Report on the second event of the MyStory Project, organised by the Hungarian Moving Image and Media Education Association in Subotica, Serbia on the 29th of April.

We consume huge swathes of information broadcast by the news media. As McLuhan suggested 50 years ago, the media has become a cannibalistic beast, reporting primarily on the media itself. However, we have a limited understanding as to why the news behaves in this way. And while we might know some of the impact fake news and digital propaganda has on mainstream media, what is clear that it is necessary that we rethink how journalism operates.

A primary focus of European media, and one that will doubtless be of historical significance, is refugees. It could also be considered a key indicator of “classical” journalism.

By observing journalists, experienced in reporting phenomena such is the refugee crisis, we hoped to find out how they, without pressure from politicized editors, reported on the subject of refugees.

What happened?

We invited journalists Nick Thorpe, Central European Correspondent for BBC News, Ádám Bihari, Hír Televízió, András Földes, Hungarian news media, and Judit Windisch,, to conduct interviews in Subotica Refugee Camp on 29 April 2017. As part of the task, we asked them to edit their materials immediately after recording them, with narration and subtitles where necessary.
They were also invited to take part in the analysis of the interviews in front of an audience of high school and university students, as well as their teachers from Subotica and Szeged at the local Klein House.

Also present at the discussion were the interview subjects; the refugees themselves. This provided them the unique opportunity to challenge how their stories were told by journalists.


The refugee crisis is a hot potato not just in the media and in politics, but in everyday life in Hungary and Serbia. The interviews themselves were conducted in a camp where only five refugees are allowed to cross into Hungary daily.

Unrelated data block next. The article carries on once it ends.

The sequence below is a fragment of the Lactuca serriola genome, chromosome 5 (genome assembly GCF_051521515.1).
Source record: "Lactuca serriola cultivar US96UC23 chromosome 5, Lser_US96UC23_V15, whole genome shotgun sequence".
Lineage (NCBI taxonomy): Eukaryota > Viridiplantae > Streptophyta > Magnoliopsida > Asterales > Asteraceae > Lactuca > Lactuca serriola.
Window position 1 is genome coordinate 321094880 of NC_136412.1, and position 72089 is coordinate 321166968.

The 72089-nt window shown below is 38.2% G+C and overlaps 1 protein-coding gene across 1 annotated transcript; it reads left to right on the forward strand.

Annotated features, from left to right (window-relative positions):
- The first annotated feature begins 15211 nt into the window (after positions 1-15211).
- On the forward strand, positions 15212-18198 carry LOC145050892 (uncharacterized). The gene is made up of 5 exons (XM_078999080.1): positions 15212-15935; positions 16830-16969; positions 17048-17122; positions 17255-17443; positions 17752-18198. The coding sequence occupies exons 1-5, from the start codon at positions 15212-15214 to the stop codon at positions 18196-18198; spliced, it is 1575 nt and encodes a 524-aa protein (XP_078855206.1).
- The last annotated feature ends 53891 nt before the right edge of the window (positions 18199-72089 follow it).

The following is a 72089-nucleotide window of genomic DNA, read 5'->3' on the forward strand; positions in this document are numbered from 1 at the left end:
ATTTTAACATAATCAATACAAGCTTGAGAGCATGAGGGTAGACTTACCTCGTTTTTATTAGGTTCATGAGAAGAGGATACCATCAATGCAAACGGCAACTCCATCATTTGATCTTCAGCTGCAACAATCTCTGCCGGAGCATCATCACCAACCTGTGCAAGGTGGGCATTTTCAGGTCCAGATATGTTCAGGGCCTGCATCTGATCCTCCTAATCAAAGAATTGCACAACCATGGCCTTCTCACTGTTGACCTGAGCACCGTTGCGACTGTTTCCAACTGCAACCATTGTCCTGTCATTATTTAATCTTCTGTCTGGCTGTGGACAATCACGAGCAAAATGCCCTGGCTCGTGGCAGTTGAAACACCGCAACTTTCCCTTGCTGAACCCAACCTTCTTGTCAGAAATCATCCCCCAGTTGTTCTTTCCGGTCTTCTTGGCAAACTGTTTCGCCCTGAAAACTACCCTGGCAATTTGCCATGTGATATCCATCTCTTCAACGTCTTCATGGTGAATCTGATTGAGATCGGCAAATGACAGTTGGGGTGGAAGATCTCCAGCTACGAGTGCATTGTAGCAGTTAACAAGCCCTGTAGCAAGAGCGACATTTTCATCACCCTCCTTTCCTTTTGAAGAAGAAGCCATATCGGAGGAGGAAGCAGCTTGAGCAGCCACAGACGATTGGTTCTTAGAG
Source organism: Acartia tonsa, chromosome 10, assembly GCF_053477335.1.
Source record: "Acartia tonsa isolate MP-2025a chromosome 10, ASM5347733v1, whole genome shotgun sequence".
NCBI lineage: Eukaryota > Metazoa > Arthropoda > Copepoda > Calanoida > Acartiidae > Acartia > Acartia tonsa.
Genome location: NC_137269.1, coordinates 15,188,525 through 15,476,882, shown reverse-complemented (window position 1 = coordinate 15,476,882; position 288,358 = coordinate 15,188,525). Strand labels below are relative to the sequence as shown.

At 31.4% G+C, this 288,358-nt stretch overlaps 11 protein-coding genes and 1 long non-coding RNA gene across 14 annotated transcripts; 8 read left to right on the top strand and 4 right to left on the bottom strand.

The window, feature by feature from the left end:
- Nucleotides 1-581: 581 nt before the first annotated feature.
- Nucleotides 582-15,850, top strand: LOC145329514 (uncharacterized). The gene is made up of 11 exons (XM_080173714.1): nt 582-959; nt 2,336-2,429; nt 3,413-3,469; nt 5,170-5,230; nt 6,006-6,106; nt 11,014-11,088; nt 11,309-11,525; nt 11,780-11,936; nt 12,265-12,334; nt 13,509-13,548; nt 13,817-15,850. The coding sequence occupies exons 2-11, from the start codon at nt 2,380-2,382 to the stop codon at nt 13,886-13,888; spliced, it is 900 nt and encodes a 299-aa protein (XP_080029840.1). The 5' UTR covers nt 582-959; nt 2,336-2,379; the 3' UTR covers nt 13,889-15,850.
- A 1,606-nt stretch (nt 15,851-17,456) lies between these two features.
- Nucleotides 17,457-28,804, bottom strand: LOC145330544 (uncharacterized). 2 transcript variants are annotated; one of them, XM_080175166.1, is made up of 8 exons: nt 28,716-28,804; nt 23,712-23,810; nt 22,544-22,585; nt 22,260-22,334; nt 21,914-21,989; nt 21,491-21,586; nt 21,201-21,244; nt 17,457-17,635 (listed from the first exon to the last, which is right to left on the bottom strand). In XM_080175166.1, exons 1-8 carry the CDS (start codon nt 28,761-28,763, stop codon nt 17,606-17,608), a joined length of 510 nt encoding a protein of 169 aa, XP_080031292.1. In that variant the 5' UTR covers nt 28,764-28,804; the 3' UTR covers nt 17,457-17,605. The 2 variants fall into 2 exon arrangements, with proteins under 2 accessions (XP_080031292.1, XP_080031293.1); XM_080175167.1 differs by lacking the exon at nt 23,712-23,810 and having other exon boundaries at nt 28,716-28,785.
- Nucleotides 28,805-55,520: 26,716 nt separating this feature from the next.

Just days before the programme began, the Principal of the Hungarian high school (primarily state funded) in Subotica informed us that he had been subject to angry attacks by his colleagues. He was accused of making students participate in a radical, politically oppositional event, risking their careers and their future. As such, he could not promise that the whole class would attend.

It was for these reasons that students from Szeged high school were not shown in the video.


The controversy seemed to lie with the mere questioning of how journalists in the Hungarian media chose their topic and genre, what was recorded and what was edited, what their message was, and what tools they used.

Nick elected to go against standard BBC formats, and operated with a classical reportage movie approach. His approach was to ask his subjects about topics removed from their present situation. In his interviews, he asked refugees about their homes and dreams.

The interviews were précised by Nick himself recalling his own first memories. The smell of cigarette smoke in a small town pub in South West England; the smell of home. The home, from where each and every one of us starts, the home we all want to create. Behind the reporter we can see a scenic, placid lake. All is quiet and calm.



Arsalan from Afghanistan, standing on the bank of this Serbian lake, tells about the village where he was born. His first day at school, where he experienced such big noise, and about a faded memory of a little bird. Abdullah from Kabul remembers his grandfather’s house by the tall trees in the middle of the jolly yellow buttercup fields and the smell of the flowers.

The message is loud and clear, everyone understands it. With this simple solution, Nick made the differences between himself and his talking partners disappear. There are no more British reporters and Afghans refugees. We see only individuals, talking about home.
András, who had been reporting on ISIL in Mosul, Iraq, just a few days before, took a different approach. He wanted to find out why the Pakistani refugees disappeared from the abandoned brick factory in Subotica on the week right before the 29 April 2017. It was a notorious hiding place on the Balkan route, together with the “jungle”, where refugees began growing onions in the name of a Serbian-Pakistani agricultural “collaboration”.

Framing the story, the title of the short film since aired on Index answers this question: “police brutality and prison are the reason for refugees disappearing from the border”